This is an interesting situation, especially with magic having high costs on the user. To use an analogy, its situation were a single person could construct a building and wreck themselves in the process, or a large group of people could build the same building with less risk. The only difference from our world is that, in your setting, the building gets erected in the exact same amount of time either way.

Historically speaking, humans have been more or less fine with endangering themselves if it meant getting more profit (see any dangerous but high paying profession) and the march of technology was slow until the printing press revolutionized education. Doing things the magic way and damn-the-human-cost might be a common practice in your world.

Of course, then you have the problem that the same people who are being exploited for profit and the ones who have the means to resist exploition.

"Phil, I'm going to need you to turn this water into Chianti, in the process lowering your lifespan or maybe permanently raising your blood pressure, while I take most of the profit."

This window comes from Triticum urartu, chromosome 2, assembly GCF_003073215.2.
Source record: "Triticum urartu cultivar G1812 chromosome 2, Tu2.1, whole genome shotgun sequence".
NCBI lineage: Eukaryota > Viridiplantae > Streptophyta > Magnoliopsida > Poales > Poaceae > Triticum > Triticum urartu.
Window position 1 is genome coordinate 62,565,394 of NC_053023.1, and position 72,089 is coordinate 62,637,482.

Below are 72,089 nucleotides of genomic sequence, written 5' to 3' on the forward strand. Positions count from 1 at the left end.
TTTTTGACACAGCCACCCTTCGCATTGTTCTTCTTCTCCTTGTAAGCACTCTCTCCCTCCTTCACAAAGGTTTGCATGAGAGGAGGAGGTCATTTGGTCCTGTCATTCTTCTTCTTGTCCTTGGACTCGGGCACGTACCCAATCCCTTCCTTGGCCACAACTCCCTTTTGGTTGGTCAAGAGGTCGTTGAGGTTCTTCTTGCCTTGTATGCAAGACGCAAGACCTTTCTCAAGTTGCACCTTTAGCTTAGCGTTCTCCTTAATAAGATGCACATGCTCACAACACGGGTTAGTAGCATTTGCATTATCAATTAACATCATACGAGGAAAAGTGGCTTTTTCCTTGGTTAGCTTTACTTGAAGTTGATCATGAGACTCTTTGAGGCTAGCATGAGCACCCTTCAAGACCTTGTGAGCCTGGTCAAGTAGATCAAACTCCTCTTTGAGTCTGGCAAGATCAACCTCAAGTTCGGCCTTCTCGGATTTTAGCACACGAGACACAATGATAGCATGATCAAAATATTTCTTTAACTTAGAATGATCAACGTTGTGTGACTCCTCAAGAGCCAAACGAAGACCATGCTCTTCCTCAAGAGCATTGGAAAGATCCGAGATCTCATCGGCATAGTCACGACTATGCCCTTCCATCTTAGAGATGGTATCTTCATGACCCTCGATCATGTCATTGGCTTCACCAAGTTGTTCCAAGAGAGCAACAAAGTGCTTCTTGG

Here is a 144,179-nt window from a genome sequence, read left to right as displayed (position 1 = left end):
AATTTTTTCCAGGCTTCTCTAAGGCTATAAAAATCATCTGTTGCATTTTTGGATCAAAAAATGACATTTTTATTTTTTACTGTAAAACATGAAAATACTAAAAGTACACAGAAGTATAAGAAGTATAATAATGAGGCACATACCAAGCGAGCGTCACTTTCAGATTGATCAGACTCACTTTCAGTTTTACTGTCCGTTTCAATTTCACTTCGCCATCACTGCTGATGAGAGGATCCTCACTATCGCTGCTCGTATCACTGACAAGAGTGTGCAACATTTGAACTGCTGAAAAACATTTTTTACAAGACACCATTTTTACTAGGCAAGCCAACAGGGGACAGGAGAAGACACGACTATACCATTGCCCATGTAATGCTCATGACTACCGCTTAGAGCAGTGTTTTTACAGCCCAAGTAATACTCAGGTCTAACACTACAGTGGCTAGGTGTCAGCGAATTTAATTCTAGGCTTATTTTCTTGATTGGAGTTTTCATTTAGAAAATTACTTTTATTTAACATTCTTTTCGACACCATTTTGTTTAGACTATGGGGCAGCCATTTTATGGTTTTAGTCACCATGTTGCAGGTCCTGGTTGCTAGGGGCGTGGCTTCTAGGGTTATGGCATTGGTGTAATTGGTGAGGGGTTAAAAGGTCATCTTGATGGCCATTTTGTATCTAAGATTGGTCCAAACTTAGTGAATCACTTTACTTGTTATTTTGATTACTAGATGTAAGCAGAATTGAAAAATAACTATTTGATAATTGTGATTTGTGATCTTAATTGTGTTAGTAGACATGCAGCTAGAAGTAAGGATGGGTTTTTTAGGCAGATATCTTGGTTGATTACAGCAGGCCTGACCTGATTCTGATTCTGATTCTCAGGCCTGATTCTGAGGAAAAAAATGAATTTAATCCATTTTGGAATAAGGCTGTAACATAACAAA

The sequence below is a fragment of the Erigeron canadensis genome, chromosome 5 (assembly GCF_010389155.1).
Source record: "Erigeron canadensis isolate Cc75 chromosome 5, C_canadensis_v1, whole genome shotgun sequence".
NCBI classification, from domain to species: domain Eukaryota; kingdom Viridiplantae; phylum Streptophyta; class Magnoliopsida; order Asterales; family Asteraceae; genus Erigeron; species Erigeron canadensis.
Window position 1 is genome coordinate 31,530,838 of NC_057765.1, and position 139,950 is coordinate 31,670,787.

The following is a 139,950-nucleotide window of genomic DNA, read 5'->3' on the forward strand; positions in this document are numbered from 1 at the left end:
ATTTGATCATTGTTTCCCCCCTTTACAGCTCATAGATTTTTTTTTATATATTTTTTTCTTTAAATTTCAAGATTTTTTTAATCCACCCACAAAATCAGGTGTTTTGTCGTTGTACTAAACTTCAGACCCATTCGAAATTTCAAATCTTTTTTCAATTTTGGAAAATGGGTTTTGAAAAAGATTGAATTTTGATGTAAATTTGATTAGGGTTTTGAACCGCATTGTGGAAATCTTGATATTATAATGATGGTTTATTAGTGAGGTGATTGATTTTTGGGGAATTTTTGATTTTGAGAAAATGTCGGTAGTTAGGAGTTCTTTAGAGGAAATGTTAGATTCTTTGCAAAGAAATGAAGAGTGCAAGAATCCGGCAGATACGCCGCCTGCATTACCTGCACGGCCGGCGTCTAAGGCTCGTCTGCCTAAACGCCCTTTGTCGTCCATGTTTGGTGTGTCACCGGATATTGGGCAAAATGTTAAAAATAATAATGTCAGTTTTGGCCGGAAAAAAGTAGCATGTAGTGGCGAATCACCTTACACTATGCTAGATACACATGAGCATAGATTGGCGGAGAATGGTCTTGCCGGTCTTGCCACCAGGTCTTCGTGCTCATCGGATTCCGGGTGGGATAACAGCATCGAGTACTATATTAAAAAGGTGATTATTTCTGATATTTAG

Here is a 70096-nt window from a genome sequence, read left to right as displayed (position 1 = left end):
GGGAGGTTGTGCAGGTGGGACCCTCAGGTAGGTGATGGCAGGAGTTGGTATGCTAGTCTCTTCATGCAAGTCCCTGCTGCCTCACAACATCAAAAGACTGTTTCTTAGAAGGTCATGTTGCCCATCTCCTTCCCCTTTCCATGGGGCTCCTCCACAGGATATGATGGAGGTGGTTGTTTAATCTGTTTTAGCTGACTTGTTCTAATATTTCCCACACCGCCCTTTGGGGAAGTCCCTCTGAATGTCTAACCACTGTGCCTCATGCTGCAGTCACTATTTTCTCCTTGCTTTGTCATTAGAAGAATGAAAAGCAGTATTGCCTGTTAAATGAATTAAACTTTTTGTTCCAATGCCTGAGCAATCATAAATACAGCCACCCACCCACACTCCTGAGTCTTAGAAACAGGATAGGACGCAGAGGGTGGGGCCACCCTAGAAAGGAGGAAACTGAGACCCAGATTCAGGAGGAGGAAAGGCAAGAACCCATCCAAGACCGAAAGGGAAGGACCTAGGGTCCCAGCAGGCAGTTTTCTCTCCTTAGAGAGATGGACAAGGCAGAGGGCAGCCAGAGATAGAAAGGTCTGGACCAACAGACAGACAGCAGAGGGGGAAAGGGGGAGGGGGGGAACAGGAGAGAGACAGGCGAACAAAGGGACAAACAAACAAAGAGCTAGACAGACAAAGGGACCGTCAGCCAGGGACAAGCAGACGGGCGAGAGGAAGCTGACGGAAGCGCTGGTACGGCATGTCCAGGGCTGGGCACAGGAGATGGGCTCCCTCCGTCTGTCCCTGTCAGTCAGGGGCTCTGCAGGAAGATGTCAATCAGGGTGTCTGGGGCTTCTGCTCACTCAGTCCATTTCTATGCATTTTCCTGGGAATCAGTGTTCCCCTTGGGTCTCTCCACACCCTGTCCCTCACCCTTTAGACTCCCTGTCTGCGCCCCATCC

"Actually, boss, how about I take the entire profit and, in return, not transform 50% of you into a frog. Thanks for the magic classes, by the way."

Then again, a profession that carries a high amount of risk, demands a large amount of training, has the potential to generate a lot of profit, and would be a stupid thing to teach lower-lass people to do already existed in our world. They were/are called warriors, people skilled in combat.

Consequently, your magicians/wizards would likely be in charge or employed by people who are in charge. After all, if they are both finite and powerful, why waste them plowing fields when they can be used to secure land and resources or deter invaders with just their presence? Let the peasants invent plows, aqueducts, and roadways. We need the magic users in the kings army.

Sorry I turned your mages into WMDs. I get excited whenever magic gets presented as finite commodities.


As you say, there's only a small percentage of the population who can do magic. The rest of them will not just sit around and wait for them to walk their way so they can ask them to do the work for them. They will want to stay alive in the first place, and do things like farming and make items they use in their everyday lives, and if they do that a lot, they will discover better ways to do these things and from that, technology will evolve.

  • $\begingroup$ That was what I was thinking also. Becuase the magic isn't always available they would naturally find another way to do the same task that didn't rely on magic. I guess the real question should be, Would the non-magic users exert more energy and time to completing a task themselves rather than rely on magic, although the magic could get the job done faster, it wouldn't always be available and the best results of using the magic would depend on things no one had control over. $\endgroup$ – Guy Mann May 19 '18 at 7:35